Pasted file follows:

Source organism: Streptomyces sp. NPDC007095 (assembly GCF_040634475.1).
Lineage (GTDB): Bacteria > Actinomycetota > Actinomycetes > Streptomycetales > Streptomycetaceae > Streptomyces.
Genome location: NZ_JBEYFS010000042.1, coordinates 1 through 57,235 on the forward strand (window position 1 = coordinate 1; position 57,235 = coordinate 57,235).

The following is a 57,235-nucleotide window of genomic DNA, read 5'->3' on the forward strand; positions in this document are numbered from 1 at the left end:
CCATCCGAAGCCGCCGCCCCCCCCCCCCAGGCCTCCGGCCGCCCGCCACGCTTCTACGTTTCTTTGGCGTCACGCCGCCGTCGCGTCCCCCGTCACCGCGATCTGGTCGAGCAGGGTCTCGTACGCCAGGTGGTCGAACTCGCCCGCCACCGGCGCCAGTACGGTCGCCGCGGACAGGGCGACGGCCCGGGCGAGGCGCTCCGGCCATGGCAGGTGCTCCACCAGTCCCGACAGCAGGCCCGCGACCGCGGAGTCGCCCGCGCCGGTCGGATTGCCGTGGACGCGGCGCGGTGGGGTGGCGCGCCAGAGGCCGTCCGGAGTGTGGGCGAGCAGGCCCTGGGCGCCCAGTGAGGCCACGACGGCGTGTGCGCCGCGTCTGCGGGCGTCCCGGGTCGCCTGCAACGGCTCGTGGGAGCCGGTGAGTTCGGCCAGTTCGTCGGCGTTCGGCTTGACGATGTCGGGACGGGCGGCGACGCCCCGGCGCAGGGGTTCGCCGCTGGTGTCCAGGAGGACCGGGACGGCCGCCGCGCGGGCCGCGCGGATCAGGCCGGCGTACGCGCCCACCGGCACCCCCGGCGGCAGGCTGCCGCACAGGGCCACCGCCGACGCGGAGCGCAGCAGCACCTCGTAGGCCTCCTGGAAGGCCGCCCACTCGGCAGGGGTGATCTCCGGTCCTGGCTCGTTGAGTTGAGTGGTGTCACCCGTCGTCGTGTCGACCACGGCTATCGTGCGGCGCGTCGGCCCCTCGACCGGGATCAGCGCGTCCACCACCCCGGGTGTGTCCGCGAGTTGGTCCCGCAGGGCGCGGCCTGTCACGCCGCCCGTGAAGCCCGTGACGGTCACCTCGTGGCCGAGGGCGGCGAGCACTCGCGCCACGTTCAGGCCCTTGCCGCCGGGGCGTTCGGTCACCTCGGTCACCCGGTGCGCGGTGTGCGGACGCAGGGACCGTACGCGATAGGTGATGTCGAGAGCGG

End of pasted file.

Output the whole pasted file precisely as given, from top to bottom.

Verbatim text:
Source organism: Streptomyces sp. NPDC007095 (assembly GCF_040634475.1).
Lineage (GTDB): Bacteria > Actinomycetota > Actinomycetes > Streptomycetales > Streptomycetaceae > Streptomyces.
Genome location: NZ_JBEYFS010000042.1, coordinates 1 through 57,235 on the forward strand (window position 1 = coordinate 1; position 57,235 = coordinate 57,235).

The following is a 57,235-nucleotide window of genomic DNA, read 5'->3' on the forward strand; positions in this document are numbered from 1 at the left end:
CCATCCGAAGCCGCCGCCCCCCCCCCCCAGGCCTCCGGCCGCCCGCCACGCTTCTACGTTTCTTTGGCGTCACGCCGCCGTCGCGTCCCCCGTCACCGCGATCTGGTCGAGCAGGGTCTCGTACGCCAGGTGGTCGAACTCGCCCGCCACCGGCGCCAGTACGGTCGCCGCGGACAGGGCGACGGCCCGGGCGAGGCGCTCCGGCCATGGCAGGTGCTCCACCAGTCCCGACAGCAGGCCCGCGACCGCGGAGTCGCCCGCGCCGGTCGGATTGCCGTGGACGCGGCGCGGTGGGGTGGCGCGCCAGAGGCCGTCCGGAGTGTGGGCGAGCAGGCCCTGGGCGCCCAGTGAGGCCACGACGGCGTGTGCGCCGCGTCTGCGGGCGTCCCGGGTCGCCTGCAACGGCTCGTGGGAGCCGGTGAGTTCGGCCAGTTCGTCGGCGTTCGGCTTGACGATGTCGGGACGGGCGGCGACGCCCCGGCGCAGGGGTTCGCCGCTGGTGTCCAGGAGGACCGGGACGGCCGCCGCGCGGGCCGCGCGGATCAGGCCGGCGTACGCGCCCACCGGCACCCCCGGCGGCAGGCTGCCGCACAGGGCCACCGCCGACGCGGAGCGCAGCAGCACCTCGTAGGCCTCCTGGAAGGCCGCCCACTCGGCAGGGGTGATCTCCGGTCCTGGCTCGTTGAGTTGAGTGGTGTCACCCGTCGTCGTGTCGACCACGGCTATCGTGCGGCGCGTCGGCCCCTCGACCGGGATCAGCGCGTCCACCACCCCGGGTGTGTCCGCGAGTTGGTCCCGCAGGGCGCGGCCTGTCACGCCGCCCGTGAAGCCCGTGACGGTCACCTCGTGGCCGAGGGCGGCGAGCACTCGCGCCACGTTCAGGCCCTTGCCGCCGGGGCGTTCGGTCACCTCGGTCACCCGGTGCGCGGTGTGCGGACGCAGGGACCGTACGCGATAGGTGATGTCGAGAGCGG